How To Avoid Taking a Self Esteem Hit When Dating
Dating can be stressful - and it can result in a hit on your self-esteem. Rejection, in particular, will always make us feel worse about ourselves. Being the one rejecting can also have an impact - it can make you, for example, feel as if you simply have no ability to pick good prospects. This can then become a cycle - dating makes your self esteem drop and your lower self esteem makes dating harder. There are even articles on why you should never date somebody with low self esteem - way to make people feel even worse.
Online dating can make things even worse for a variety of reasons. In fact, there is evidence that Tinder users have lower self esteem (and worse body image) than people who don't use dating apps. This effect particularly hits men, more than women. Why? Here are some reasons:
1. Dating apps make it much easier to both approach somebody and reject their approaches. In person, for example during or at the end of a date, people think carefully about how to reject their approaches. On a dating app, the left swipe is easy to do and move on from. One of the reasons why men are more strongly affected is because they tend to swipe right on more possibilities.
2. People with low self esteem may be more inclined to use dating apps, where they don't have to face as many people in the real world.
3. The first impression of a person when dating online is a picture - the system tends to encourage making shallow judgments about looks and making very fast judgments. Somebody who is already nervous about being rejected can easily be crushed. Poor body image is a major cause of low self esteem, especially amongst younger individuals who are more likely to be "on the market."
4. Dating apps, because of their impersonal nature, may make people more inclined to make negative comments about another user's weight, face, hair, or fashion statement.
Outside of the online world, bad dates can lower somebody's self esteem quickly. A disastrous date can cause somebody to be afraid to try again, and many of us tend to blame ourselves for the actions of our dates (especially women, who are socialized to do a lot of the "heavy lifting" in relationships). Low self esteem can also cause people to accept a substandard, or even abusive, relationship. Abusers, in fact, will often try to intentionally lower their partner's self esteem to keep them from leaving.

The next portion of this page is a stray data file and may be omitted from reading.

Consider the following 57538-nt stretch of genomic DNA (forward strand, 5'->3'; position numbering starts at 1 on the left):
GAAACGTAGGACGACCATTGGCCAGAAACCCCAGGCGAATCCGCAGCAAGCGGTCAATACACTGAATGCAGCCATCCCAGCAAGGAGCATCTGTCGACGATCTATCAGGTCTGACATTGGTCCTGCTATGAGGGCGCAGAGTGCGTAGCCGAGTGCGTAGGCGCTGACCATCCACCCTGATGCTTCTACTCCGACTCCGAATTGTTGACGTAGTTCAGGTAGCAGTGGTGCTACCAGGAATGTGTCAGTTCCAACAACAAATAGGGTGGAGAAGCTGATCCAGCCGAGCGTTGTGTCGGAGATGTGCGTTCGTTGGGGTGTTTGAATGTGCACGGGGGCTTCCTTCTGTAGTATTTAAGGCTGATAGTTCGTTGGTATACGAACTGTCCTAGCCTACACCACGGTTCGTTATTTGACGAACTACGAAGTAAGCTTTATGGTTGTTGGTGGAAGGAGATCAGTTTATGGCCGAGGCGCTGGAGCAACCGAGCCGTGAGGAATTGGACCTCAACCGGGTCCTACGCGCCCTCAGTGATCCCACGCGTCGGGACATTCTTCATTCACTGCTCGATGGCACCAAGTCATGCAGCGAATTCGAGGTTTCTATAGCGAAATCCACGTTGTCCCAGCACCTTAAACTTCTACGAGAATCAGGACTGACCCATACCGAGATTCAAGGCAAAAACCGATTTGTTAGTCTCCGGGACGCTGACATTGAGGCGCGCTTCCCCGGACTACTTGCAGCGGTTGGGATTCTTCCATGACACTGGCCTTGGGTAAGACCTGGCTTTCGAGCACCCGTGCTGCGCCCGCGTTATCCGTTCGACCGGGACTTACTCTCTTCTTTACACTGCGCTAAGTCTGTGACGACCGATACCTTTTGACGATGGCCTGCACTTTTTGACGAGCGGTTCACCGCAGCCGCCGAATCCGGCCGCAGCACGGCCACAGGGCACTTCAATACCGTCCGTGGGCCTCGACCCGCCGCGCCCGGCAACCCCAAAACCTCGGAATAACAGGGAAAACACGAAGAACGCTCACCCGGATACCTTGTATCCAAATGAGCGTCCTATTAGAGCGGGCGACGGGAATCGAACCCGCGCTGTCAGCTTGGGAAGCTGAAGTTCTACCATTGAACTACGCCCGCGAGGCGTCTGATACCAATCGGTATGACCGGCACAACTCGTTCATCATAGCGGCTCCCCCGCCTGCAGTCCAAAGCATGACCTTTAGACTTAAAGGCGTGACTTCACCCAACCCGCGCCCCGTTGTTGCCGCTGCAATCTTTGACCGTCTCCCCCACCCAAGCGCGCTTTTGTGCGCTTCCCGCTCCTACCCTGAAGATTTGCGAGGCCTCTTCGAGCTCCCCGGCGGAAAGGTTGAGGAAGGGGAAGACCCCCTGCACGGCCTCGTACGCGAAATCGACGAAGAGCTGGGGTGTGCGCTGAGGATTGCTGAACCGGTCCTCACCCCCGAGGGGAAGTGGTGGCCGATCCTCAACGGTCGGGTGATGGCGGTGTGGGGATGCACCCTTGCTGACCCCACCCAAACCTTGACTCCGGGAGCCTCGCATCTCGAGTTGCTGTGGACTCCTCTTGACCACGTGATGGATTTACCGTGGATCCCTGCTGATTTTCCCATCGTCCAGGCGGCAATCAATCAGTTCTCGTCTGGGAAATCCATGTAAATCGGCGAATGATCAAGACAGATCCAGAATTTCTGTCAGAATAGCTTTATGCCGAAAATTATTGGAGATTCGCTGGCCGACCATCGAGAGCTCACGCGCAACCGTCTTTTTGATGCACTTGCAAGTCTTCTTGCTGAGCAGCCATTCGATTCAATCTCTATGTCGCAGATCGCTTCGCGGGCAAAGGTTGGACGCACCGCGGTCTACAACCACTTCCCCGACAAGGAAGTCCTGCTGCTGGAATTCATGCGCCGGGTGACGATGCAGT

So, how can you avoid this?
1. Avoid dating apps, especially if you are a guy. If a dating app is your only option, spend more time thinking before you swipe or click on a prospect. If you are more selective with your swipes, you are less likely to be rejected. When looking at a prospect, try to look past the picture and get a read on their personality - for both their sake and yours.
2. When you do go on a date do your best to act in ways that support the other person's self esteem. No, you don't owe anybody a date, but unless you find yourself fleeing the restaurant in fear, you do owe them a gentle let-down - and one which avoids cliches like "It's not you, it's me."
3. Recognize the signs of low self esteem in yourself and others. Never talk yourself into accepting anyone who will take you - that attitude makes you extremely vulnerable to abuse.
4. If somebody is intentionally pulling down your self esteem, dump them. Don't stay in a relationship with somebody who criticizes your body, calls you fat or, a huge warning sign, tells you you should be grateful to date them. In that case it is not you, it is most definitely them.
5. Boost your overall self esteem by asking your most trusted friends for honest opinions - because a real friend will give you both positive and negative. Spend time with people who buoy you up. And if you happen to go on a date with somebody who buoys you up - you have found a keeper.
Dating, especially using apps, can be a major self esteem hit, but it doesn't have to be.